High Llamas

High Llamas
Neither time nor trends nor the frequent indifference (and occasional hostility) of the British music press have caused High Llamas linchpin Sean O'Hagan to stray from the singular path he set upon close to 20 years ago. At a time when Nirvana and Pearl Jam were widely considered the epitome of sonic rebellion, he proposed something genuinely radical: unashamedly pretty, complexly arranged songs that drew inspiration from the then-unfashionable likes of Burt Bacharach, John Cale, and post-surf Beach Boys. Alongside friends and collaborators Stereolab, the High Llamas trail blazed indie music's appropriation of classic pop and various strains of so-called "easy listening," from bossa nova to vintage film soundtracks. (Subsequently, O'Hagan became an in-demand string arranger for artists eager to acquire some of the Llamas' symphonic majesty.) Following a brief, ill-fated tenure with a major label in the late '90s, the Llamas ― O'Hagan and a core group, plus a revolving guest cast ― established an enduring relationship with the Drag City label, for which they've made a series of consistently strong albums that stand alone amidst the landscape of contemporary music. Shortly before the release of Talahomi Way, the High Llamas' ninth album (and, arguably, their best since the 1999 masterpiece Snowbug), O'Hagan corresponded with Exclaim! via email from his home in London.

Compared to earlier High Llamas albums, the last few have had in common a much sparser, more intimate sound. But
Talahomi Way seems to have more elements and textures. It also seems appropriately timed for spring. Were you thinking bigger and brighter?
Talahomi Way is a spring record ― always was throughout the year it took to make it. We agreed that after the space we gave ourselves on [2003's] Beet Maize & Corn, it was time to engage in the playfulness of arranging, and we attempted to introduce more sounds ― a nice clutter and a trail of ideas that should leave the listener happily confused on first listen, only to find the logic of the music on a return visit. I'm ever the fan of harmony and, though perhaps the chords have changed over the years, the quest for surprise in the turn of a chord is still there. I'm amazed that after 20 years or so, I still have an appetite to engage with these ideas, but I'm simply still fascinated by chords, melody and sounds.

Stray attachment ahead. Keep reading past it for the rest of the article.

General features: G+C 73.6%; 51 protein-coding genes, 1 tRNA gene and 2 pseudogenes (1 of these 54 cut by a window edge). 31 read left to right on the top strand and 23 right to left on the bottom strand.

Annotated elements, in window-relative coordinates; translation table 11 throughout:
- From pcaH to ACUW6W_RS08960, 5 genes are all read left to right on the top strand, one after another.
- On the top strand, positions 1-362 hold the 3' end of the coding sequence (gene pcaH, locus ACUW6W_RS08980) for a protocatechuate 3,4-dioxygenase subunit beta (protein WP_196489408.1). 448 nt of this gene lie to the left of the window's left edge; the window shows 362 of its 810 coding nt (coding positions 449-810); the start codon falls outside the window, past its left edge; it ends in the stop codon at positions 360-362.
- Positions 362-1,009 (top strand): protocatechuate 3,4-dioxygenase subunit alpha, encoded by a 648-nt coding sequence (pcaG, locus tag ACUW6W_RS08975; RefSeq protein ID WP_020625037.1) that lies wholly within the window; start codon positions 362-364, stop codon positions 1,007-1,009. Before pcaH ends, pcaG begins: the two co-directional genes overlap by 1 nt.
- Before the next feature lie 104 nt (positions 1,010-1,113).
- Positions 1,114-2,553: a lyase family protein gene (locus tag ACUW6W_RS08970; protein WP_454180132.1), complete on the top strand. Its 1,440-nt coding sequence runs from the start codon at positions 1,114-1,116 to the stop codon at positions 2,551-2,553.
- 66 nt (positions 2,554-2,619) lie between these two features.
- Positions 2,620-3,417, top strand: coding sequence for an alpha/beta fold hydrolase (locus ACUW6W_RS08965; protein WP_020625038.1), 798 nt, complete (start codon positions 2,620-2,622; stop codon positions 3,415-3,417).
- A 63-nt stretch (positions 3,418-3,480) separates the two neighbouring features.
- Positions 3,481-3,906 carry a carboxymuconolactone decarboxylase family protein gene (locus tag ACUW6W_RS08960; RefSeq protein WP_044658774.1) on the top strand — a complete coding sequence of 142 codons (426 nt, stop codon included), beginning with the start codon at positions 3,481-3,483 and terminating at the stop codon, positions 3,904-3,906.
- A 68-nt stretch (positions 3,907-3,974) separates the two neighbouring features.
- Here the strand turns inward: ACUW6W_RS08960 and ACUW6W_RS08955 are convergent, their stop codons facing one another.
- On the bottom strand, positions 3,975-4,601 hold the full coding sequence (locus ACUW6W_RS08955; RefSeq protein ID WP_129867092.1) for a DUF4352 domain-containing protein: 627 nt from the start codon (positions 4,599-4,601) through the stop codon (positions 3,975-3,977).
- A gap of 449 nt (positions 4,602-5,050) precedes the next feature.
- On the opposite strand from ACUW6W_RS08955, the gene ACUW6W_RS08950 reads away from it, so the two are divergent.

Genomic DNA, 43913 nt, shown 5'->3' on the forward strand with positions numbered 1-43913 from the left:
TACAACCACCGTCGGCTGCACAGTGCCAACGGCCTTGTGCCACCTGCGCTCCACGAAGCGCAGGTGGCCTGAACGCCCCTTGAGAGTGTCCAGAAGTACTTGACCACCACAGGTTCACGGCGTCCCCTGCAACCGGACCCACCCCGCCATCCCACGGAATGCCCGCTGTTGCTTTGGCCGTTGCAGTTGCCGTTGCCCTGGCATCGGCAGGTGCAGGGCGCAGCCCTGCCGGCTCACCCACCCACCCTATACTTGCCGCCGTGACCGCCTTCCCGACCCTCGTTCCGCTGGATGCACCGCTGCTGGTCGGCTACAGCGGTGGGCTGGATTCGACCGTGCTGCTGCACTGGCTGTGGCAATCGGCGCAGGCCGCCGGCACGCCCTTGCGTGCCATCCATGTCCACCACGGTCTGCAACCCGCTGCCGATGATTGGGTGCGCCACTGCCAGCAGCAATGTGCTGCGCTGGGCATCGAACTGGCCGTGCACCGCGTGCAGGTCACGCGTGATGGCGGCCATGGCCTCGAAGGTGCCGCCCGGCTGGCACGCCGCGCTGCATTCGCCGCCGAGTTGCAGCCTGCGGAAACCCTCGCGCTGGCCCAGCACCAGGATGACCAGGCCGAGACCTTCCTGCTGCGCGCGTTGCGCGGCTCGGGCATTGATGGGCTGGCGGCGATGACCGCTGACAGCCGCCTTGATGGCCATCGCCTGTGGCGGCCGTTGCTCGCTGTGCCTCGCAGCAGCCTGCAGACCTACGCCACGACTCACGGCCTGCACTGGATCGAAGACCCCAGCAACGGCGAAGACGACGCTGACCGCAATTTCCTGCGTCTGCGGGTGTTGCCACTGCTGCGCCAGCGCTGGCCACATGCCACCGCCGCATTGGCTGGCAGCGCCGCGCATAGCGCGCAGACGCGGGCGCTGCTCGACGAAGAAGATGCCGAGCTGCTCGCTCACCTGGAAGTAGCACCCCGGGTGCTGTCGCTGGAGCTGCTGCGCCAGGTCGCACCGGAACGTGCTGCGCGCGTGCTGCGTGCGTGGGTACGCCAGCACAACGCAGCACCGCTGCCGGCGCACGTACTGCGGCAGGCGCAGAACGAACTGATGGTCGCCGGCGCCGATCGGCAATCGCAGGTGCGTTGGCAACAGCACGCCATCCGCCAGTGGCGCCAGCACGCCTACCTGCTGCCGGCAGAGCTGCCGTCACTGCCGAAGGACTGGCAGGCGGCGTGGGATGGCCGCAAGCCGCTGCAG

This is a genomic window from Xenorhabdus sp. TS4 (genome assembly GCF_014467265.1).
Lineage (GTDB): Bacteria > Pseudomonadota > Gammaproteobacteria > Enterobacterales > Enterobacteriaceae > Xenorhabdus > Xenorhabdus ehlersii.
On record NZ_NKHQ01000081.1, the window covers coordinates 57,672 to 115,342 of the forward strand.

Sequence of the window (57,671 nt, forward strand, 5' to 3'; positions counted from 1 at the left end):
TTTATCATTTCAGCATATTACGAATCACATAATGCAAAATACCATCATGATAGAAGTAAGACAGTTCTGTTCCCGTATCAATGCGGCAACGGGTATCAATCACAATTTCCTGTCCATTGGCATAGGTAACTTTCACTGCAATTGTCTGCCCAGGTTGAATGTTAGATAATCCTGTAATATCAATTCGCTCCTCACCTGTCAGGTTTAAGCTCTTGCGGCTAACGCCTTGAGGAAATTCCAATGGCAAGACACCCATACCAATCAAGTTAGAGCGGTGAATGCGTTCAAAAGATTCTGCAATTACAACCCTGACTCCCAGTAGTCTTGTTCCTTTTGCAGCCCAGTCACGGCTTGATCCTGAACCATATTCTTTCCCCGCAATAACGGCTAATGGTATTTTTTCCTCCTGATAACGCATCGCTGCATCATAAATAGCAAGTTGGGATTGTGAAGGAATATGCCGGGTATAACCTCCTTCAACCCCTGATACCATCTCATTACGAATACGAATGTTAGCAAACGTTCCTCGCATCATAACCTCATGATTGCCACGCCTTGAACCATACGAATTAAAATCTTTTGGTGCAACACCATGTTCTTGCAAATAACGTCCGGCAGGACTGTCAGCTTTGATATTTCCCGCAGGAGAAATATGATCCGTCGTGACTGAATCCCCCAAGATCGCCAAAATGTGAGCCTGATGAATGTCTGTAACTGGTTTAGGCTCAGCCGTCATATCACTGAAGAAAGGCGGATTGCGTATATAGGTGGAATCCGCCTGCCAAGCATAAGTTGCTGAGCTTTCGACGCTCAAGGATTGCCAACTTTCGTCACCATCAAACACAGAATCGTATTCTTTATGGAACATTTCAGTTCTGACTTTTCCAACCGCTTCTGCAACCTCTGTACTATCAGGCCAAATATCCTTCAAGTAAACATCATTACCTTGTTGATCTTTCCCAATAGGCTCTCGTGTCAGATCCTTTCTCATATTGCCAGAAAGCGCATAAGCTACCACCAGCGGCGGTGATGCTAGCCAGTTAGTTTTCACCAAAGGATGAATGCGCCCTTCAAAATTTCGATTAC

Each High Llamas record has, to some extent, been shaped by the music you were especially enthusiastic about while making it, like Dorothy Ashby and Laura Nyro for Can Cladders (2007), and Brazilian music and '60s harmony pop on Snowbug. What was the inspirational soundtrack this time around?
We can't write this stuff in isolation. Every writer should acknowledge their imagined mentors ― it's part of the evolution of ideas. For Talahomi Way, I was listening to Chico Buarque, Tom Jobim, and British jazz experimentalists like Basil Kirchin and Kenny Graham; these guys wrote big-band music in the '50s and early '60s but then switched to odd arrangements ― quite freeform ― in the late '60s. Also, though I don't subscribe to the idea of "growing up" and understanding classical music, I've been listening to a lot of impressionist music: Ravel, Delius, Butterworth, Frank Bridge. This is all small ensemble music. I'm not a fan of large orchestration. I love quartets.

You live in London, yet High Llamas records increasingly seem defined by their lack of what most people associate with urban character. Is part of the purpose of making your music to fulfil a fantasy of living a quieter, less complicated life?
I think the lack of urban character in our music might be down to the obvious lack of a backbeat, of strapped-down meter. Our music, though arranged, has a fluidity and a happy, shambolic roll. I write a lot of my tunes in [the south of Wales] in the summer, when we camp in the lap of green Welsh beauty overlooking the ocean. Lyrically, I address the quiet normality of the life of a building or a moment at an intersection ― a small moment, barely acknowledged ― the comfort of community in the face of the savage assault by the private sector on anything that's not quantifiable or monetized. The public sector is being demonized by the financial sector because the unravelling of the old structures is obvious, and finance wants to cut and run and protect the rich. My songs, hopefully, give value to the life beyond finance ― a life that has no reflection in wealth.

When I first interviewed you, in 1994, you were struggling to find a niche and to be taken seriously amidst the onslaught of grunge and the first stirrings of Britpop. In the grand scheme of popular music, you've always been an outsider, but do you feel less like a misfit now?
I think we're referred to now as "unswerving," "institutional," "uncompromising" ― all nice things. The story is, "They created their own world, right or wrong." We're rarely called upon now to explain our choices in style, and more often what we do is accepted. The meanness and anger that some writers couldn't help but reveal has gone. Also, in the last 15 years there have been artists who've cited us as an influence, which is fantastic. It makes you feel wanted.